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New Ethics Rules Weigh In on Flat Fees

new rules of professional conductThe following is a guest blog post by Megan Zavieh. Megan focuses her practice exclusively on attorney ethics, providing guidance to attorneys, representing attorneys facing State Bar discipline, podcasting, and writing extensively on ethics issues.

California’s new Rules of Professional Conduct, effective November 1, 2018, recognizes a trend in legal services billing—flat fees. Flat fees are becoming more common as an alternative to the traditional billable hour. As they rise in popularity outside of criminal law, the rules directly address them. Here’s what you need to know and do.

The new Rules of Professional Conduct make a few important changes when it comes to flat fees.

First, the rules make explicit that if the lawyer doesn’t complete the representation, the fee may be partially refundable. This isn’t actually a change, as it was always true that if you didn’t earn your fee, it would be unconscionable to keep it and you may have to refund all or part of it. This was true even if your fee agreement said “earned upon receipt.”

Second, most lawyers are going to need a trust account, even if it’s rarely used. Lawyers can no longer state the fee is earned on receipt and place it in our operating accounts. Instead, all fees paid in advance (including flat fees) by default must be placed into trust until earned.

But there are ways to avoid placing the funds in trust. The funds may be placed in an operating account if the following disclosures are made to the client:

  1. The client has a right to require the fee be placed in trust until earned, and
  2. If representation is terminated before the services are fully rendered, the client is entitled to a refund of the unearned portion.

These disclosures must be in writing. And, if the fee exceeds $1,000, the client must sign off on these provisions and authorize the deposit of the fee into the operating account.

As to the potential refund, the lawyer and client may agree on when the fee is earned and may be withdrawn from the trust account. So your fee agreement should spell out exactly when the fee is earned and whether it’s all at once or in stages.

Before the new rules take effect, modify your flat fee agreement to prepare for the changes:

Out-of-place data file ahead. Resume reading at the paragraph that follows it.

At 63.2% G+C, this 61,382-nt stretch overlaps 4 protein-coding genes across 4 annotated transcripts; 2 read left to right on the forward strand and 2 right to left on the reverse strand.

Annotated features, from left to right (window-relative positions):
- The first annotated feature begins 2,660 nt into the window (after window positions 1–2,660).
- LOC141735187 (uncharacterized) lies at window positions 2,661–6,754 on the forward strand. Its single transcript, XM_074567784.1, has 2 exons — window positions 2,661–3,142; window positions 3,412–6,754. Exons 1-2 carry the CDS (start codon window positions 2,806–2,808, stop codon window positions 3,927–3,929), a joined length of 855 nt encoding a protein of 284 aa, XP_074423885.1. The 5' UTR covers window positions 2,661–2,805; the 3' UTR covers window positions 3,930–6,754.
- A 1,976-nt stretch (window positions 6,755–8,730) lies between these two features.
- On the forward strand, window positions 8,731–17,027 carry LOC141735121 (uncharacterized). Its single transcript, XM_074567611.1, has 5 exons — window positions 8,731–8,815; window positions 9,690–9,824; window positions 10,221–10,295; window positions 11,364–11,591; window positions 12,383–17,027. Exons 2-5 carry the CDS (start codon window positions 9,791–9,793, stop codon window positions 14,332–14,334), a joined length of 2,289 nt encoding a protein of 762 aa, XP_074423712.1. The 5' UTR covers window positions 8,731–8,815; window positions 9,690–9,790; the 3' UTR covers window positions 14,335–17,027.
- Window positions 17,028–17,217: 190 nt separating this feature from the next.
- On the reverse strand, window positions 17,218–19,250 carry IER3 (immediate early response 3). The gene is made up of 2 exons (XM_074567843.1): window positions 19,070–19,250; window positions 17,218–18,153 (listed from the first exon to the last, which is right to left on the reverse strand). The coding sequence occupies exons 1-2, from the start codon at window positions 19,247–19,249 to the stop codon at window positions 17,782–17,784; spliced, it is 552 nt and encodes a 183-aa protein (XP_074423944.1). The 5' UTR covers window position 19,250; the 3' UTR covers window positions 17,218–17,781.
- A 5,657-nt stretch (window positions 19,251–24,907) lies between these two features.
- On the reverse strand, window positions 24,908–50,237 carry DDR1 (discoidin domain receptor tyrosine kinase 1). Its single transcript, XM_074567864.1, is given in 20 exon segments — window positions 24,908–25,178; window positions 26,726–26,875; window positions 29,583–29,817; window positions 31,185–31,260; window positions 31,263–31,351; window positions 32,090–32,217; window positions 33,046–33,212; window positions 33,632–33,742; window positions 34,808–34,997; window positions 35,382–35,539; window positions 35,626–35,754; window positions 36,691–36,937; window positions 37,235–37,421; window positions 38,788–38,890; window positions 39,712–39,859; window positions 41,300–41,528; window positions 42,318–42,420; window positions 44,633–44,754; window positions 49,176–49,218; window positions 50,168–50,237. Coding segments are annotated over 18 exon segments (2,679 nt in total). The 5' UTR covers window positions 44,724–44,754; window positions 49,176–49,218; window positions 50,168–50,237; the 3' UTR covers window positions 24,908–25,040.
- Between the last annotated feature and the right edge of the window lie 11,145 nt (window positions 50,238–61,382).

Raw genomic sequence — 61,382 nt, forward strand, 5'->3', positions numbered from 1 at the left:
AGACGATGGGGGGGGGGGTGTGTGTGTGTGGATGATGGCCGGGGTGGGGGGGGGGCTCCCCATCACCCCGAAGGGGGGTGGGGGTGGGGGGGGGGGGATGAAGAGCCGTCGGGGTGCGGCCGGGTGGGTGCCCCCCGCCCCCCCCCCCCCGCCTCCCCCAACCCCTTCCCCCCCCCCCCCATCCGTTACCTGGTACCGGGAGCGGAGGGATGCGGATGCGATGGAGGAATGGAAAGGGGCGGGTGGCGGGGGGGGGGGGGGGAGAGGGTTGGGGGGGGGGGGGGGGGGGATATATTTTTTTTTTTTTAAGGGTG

• Provide for disclosures. Unless you’re going to deposit all flat fees into trust and not collect them until the end of the representation, fee agreements must be revised to include the required disclosures. It can be a one-way notice from attorney to client if the fee is $1,000 or less; the client must sign if the fee exceeds $1,000. A best practice is to have the client sign regardless of the amount.
  • Specify fee earning. Determine when and how the fee is earned and spell this out in your agreement.
  • Open a trust account. If you don’t already have a trust account, open one now. If a client insists on the funds being held in trust, you need a place to deposit them.
  • Learn the new rules. Make sure that you and anyone assisting you in billing and preparing fee agreements is up to speed on these new details. It’s useful to read the rules, the standards, and the comments to get a greater understanding of exactly how they fit together and translate into practice.

The Office of Chief Trial Counsel prosecutes attorneys who fail to follow the Rules of Professional Conduct, and financial errors are among the top reasons for prosecution. Avoid possible disciplinary action by ensuring that you’re prepared for the new requirements.

For more on the rules, check out CEB’s webinars The New Rules of Professional Conduct: Discrimination and Competence and The New Rules of Professional Conduct: What All Attorneys Need to Know, available On Demand.

© The Regents of the University of California, 2018. Unauthorized use and/or duplication of this material without express and written permission from this blog’s author and/or owner is strictly prohibited.

21 replies on “New Ethics Rules Weigh In on Flat Fees”

Yet more paperwork, more burdensome “nanny state” disclosures that the client has to read, more bureaucracy, more expenses to running a law practice….and then the same State Bar that creates these unnecessary additional hassles and expenses wonders why there is a “justice gap” and complains about “access to justice”!!!

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